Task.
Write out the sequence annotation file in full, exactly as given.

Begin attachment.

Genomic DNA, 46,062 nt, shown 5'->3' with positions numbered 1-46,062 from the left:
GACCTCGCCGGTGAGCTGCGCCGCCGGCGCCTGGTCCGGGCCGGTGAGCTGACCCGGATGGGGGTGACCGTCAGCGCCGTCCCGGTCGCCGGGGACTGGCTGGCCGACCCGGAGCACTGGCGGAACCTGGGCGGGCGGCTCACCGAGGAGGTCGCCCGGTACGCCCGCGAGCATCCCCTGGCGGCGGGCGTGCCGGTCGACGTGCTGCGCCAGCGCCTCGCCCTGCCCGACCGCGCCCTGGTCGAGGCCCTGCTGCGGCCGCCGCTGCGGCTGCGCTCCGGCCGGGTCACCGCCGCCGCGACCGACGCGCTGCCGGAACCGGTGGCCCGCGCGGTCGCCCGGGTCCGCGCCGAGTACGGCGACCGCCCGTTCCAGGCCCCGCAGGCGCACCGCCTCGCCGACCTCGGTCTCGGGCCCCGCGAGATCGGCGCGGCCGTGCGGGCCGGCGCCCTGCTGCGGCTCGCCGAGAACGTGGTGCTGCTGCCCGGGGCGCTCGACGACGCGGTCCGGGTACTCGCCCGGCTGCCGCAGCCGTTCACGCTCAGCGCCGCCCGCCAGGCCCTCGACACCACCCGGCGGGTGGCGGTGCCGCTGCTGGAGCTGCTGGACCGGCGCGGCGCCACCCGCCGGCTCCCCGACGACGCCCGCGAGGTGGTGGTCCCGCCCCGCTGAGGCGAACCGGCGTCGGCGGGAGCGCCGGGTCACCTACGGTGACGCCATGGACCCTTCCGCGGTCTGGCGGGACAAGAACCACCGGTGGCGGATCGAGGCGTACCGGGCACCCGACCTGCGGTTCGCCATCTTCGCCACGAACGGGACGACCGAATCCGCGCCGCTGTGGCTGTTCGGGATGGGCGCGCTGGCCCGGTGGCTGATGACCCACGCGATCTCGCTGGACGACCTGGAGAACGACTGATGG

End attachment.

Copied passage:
Genomic DNA, 46,062 nt, shown 5'->3' with positions numbered 1-46,062 from the left:
GACCTCGCCGGTGAGCTGCGCCGCCGGCGCCTGGTCCGGGCCGGTGAGCTGACCCGGATGGGGGTGACCGTCAGCGCCGTCCCGGTCGCCGGGGACTGGCTGGCCGACCCGGAGCACTGGCGGAACCTGGGCGGGCGGCTCACCGAGGAGGTCGCCCGGTACGCCCGCGAGCATCCCCTGGCGGCGGGCGTGCCGGTCGACGTGCTGCGCCAGCGCCTCGCCCTGCCCGACCGCGCCCTGGTCGAGGCCCTGCTGCGGCCGCCGCTGCGGCTGCGCTCCGGCCGGGTCACCGCCGCCGCGACCGACGCGCTGCCGGAACCGGTGGCCCGCGCGGTCGCCCGGGTCCGCGCCGAGTACGGCGACCGCCCGTTCCAGGCCCCGCAGGCGCACCGCCTCGCCGACCTCGGTCTCGGGCCCCGCGAGATCGGCGCGGCCGTGCGGGCCGGCGCCCTGCTGCGGCTCGCCGAGAACGTGGTGCTGCTGCCCGGGGCGCTCGACGACGCGGTCCGGGTACTCGCCCGGCTGCCGCAGCCGTTCACGCTCAGCGCCGCCCGCCAGGCCCTCGACACCACCCGGCGGGTGGCGGTGCCGCTGCTGGAGCTGCTGGACCGGCGCGGCGCCACCCGCCGGCTCCCCGACGACGCCCGCGAGGTGGTGGTCCCGCCCCGCTGAGGCGAACCGGCGTCGGCGGGAGCGCCGGGTCACCTACGGTGACGCCATGGACCCTTCCGCGGTCTGGCGGGACAAGAACCACCGGTGGCGGATCGAGGCGTACCGGGCACCCGACCTGCGGTTCGCCATCTTCGCCACGAACGGGACGACCGAATCCGCGCCGCTGTGGCTGTTCGGGATGGGCGCGCTGGCCCGGTGGCTGATGACCCACGCGATCTCGCTGGACGACCTGGAGAACGACTGATGG